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Who? When Where? How? Why?

Some economic perspective on benevolent behavior

Whether dropping coins into Salvation Army kettles or making
public television pledges, in 2013 Americans will give more than $300 billion to charity and also volunteer countless hours. These individual contributions swamp amounts given by foundations and other sources, and they vastly exceed what is provided comme d’habitude in other nations.

Who and When?
However measured, there is a direct relationship between educational achievement and giving. The same holds for age: the old give more than the young. Women give more than men. There is no correlation between race/ethnicity and giving. And none of these groups is immune from the business cycle.
Income itself is more complicated. It seems to be U-shaped: the poor and the rich give more than the middle class. In a controversial2006  book, Who Really Cares, public-policy scholar and American Enterprise Institute president Arthur C. Brooks compared giving habits of religious conservatives and secular liberals, and came to the conclusion one might expect from the AEI, though on the whole thisvolume is thoughtful and well-researched.
Co-mingling geography, politics and religion, “red” states give more than “blue” states.

Religious organizations are big recipients of charity, but it also depends on income level: those on the lower economic rungs are more likely to give to churches and synagogues, those higher up support the arts, higher education and environmental causes.
Reducing benefits to the rich—see below—would probably decrease the total amount of giving and also change its composition.

Although there are the periodic food and clothing drives, charities prefer cash.  To an economist the rationale is that money doesn’t have the deadweight losses associated with in-kind transfers. And while volunteer activity is to be encouraged, the economist might suggest that “donors” spend that same amount of time in the office, where presumably their time is more valuable, and then donate these extra earnings. (Think opportunity cost and comparative advantage.)

  In The Wealth of Nations, we find Adam Smith’s famous assertion: “It is not from the benevolence of the butcher, the brewer, or the baker that we expect our dinner, but from their   regard to their own interest.” Is charity just another good like beer or bread? Is giving different than any consumption decision from which one could derive personal satisfaction and perhaps garner some measure of social esteem?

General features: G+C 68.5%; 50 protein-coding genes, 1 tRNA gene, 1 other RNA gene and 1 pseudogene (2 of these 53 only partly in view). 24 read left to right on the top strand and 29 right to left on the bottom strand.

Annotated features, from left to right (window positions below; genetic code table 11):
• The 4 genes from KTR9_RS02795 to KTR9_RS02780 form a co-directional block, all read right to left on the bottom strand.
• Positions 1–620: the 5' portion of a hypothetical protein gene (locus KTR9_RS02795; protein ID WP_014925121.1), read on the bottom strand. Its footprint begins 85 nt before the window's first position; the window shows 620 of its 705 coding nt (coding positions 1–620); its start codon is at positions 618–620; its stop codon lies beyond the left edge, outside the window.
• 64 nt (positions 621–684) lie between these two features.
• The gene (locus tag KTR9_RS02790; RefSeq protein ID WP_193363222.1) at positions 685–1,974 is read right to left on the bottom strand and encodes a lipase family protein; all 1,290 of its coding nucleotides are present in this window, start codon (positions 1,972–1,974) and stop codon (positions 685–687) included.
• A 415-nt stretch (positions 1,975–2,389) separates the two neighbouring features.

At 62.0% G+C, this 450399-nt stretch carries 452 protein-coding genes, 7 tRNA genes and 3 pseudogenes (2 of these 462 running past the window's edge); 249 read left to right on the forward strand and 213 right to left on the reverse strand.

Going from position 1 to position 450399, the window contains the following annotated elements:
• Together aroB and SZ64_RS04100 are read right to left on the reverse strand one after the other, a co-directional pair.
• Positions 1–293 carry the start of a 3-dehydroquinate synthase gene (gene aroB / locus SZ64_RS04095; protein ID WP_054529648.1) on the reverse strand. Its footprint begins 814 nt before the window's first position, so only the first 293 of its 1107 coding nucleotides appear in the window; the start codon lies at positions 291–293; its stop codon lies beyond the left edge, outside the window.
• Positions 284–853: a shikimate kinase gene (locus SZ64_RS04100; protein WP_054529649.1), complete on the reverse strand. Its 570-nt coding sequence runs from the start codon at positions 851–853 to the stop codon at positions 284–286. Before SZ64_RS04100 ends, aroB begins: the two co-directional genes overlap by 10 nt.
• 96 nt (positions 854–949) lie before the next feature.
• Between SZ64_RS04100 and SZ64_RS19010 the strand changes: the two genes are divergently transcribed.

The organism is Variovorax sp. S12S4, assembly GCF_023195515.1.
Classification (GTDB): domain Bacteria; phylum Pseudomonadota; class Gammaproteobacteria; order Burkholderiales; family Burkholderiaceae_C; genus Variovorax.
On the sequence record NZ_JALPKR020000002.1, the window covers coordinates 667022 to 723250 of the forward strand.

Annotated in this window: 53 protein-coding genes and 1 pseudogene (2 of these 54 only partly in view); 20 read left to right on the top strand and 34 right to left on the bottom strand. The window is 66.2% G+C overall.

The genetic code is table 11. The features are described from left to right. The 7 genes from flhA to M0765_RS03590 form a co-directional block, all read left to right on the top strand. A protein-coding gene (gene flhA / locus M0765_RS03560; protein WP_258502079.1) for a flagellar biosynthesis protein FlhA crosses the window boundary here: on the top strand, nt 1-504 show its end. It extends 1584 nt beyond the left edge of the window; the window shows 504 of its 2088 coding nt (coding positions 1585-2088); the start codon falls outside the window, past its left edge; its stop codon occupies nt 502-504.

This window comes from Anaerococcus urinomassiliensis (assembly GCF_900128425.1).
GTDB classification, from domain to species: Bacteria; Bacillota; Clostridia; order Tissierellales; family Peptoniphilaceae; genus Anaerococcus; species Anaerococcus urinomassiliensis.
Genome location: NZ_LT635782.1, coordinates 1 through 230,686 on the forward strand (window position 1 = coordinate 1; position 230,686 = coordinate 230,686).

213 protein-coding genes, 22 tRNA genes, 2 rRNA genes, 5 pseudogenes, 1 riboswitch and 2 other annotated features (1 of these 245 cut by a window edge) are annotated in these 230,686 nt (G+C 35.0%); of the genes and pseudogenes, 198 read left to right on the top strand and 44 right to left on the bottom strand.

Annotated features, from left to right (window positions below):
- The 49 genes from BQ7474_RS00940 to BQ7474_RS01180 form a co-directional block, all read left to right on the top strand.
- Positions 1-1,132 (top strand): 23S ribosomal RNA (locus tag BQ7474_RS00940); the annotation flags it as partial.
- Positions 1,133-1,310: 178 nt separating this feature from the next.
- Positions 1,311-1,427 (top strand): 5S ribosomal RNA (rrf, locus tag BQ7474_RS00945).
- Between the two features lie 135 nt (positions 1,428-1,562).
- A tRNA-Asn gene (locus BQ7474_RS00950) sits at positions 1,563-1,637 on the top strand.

The fact that donors usually choose the minimum contribution for membership or award categories, and only infrequently give anonymously, suggests that altruism is not the sole motivation.
And are the motives and marketing of charities any different than those of Ford, Anheuser-Busch, or a cell-phone provider? Like any firm they use resources to produce goods and services that appeal to their customers. In fact, learning some economic principles and business strategies would make non-profit organizations more effective.

The 16th amendment, ratified in 1913, gave Congress the right to levy taxes on income. Four years later, Congress allowed taxpayers (who itemize) to exclude charitable contributions from their taxes.

Though the tax code and other mechanisms are rife with subventions for activities or behaviors we may want to encourage, including supporting sports teams, luring corporate headquarters, or home ownership, should charity for the wealthy be one of them? (Three biggest “tax charity” recipients are mortgage interest payers, those who receive non-taxable employer-provided health benefits, and donors to generously-defined charities.)
To wit:  For someone in a 30 percent tax bracket, that $1,000 United Way contribution only costs $700; $300 would have gone to the government otherwise. But a family in the bottom 40 percent of the income distribution that donates $1,000 to a church gets approximately $0 because it is unlikely to be paying any personal income tax at all, or at a far lower rate, so that gift may cost close to the full
The U.S. has the most generous tax incentives and also the most charitable giving. Coincidence?

Down the Road
The political left and right have proposed various tax-code revisions—capping the amount one could deduct from an itemized list, or broadening the tax base and lowering tax rates. Both would effectively reduce the benefits of giving, especially at the top of the income ladder.
Perhaps one might want to tailor allowable deductions to match societal priorities—poverty v. education v. the environment v. abandoned animals v. disaster relief v. that second home v. political parties—thus redefining what constitutes charity and then prioritizing it. Doing them all is simply not an option: the “1%ers” don’t have that much money to confiscate!

Published: December 02, 2012
Issue: 2012 Philanthropy Issue